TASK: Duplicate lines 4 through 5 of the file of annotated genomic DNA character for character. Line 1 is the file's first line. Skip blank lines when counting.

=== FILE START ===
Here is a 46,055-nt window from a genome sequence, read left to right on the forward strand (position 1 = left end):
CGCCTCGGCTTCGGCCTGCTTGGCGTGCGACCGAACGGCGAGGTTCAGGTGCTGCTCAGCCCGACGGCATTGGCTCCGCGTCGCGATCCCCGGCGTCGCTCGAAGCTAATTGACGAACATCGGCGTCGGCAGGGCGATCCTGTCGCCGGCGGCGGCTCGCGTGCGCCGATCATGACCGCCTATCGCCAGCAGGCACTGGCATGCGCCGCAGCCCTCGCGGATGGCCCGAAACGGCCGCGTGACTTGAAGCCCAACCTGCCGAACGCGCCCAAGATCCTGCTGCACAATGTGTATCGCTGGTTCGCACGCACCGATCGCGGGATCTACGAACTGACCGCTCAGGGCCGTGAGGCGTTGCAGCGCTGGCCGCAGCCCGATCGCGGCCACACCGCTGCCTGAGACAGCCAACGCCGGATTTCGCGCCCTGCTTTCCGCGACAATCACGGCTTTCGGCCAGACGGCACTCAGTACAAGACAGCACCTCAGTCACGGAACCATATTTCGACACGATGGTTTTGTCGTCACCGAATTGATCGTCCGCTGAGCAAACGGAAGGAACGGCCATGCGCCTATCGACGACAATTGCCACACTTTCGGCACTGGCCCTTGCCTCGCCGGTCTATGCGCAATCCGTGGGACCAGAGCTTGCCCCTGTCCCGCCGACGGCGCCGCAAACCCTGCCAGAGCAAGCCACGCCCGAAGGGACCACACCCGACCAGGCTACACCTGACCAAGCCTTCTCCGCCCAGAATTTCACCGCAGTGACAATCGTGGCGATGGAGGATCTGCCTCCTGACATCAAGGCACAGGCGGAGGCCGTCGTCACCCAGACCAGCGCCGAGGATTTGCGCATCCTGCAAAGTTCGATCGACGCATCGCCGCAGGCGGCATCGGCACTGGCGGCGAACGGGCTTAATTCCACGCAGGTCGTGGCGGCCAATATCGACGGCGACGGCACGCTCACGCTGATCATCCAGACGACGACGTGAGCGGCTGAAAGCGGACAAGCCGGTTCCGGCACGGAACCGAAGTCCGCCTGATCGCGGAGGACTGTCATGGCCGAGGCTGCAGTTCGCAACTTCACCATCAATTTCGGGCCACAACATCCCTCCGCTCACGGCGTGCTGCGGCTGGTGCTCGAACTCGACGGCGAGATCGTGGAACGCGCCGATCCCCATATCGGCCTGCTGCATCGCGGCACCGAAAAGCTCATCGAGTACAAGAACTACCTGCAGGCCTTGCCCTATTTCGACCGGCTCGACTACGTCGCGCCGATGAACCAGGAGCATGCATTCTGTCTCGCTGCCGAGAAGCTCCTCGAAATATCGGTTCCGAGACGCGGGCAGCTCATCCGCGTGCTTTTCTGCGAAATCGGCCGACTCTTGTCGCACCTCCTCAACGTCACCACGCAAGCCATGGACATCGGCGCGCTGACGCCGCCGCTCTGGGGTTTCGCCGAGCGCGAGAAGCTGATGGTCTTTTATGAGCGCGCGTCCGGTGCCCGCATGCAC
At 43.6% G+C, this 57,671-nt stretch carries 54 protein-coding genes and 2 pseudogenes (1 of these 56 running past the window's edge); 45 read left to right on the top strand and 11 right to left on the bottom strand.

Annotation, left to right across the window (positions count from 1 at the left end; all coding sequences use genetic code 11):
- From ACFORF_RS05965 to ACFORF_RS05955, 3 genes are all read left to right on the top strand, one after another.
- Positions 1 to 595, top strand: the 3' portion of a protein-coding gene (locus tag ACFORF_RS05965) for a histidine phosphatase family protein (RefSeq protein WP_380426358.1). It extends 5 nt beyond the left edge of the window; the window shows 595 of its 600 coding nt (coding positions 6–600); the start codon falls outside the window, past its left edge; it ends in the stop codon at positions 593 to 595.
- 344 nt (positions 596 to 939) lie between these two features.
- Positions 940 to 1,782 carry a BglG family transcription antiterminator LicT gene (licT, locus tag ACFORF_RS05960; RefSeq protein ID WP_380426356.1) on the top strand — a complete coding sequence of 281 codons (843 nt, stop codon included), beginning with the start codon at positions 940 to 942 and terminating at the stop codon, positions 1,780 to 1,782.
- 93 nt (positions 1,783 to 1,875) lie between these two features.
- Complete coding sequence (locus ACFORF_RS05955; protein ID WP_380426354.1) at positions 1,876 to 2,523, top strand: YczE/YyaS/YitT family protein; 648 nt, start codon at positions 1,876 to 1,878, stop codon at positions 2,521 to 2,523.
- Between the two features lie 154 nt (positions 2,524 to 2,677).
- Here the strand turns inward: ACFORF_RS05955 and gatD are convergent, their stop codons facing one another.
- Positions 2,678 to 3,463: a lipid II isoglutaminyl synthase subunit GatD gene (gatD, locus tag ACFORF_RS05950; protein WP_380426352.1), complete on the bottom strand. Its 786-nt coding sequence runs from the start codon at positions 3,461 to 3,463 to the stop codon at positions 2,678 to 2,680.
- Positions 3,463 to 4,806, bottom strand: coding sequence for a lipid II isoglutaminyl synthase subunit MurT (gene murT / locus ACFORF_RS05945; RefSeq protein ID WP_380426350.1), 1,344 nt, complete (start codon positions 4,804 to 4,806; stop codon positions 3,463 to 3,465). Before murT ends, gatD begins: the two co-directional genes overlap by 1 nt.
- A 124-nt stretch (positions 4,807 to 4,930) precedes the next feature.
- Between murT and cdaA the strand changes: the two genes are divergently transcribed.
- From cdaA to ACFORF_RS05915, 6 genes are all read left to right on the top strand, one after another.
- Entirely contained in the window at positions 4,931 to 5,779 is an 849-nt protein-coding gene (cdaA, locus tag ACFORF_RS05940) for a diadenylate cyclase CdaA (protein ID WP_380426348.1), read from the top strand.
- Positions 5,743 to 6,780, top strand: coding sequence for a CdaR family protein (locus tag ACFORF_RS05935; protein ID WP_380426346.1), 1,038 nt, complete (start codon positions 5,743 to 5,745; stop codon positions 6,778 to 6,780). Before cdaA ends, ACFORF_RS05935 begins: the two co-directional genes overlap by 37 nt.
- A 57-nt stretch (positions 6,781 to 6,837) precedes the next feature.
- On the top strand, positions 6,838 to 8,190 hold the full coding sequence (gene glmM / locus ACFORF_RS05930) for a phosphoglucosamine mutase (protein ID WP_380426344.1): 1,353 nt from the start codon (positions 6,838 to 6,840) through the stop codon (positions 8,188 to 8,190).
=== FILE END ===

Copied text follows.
Annotation, left to right across the window (positions count from 1 at the left end; all coding sequences use genetic code 11):
- From ACFORF_RS05965 to ACFORF_RS05955, 3 genes are all read left to right on the top strand, one after another.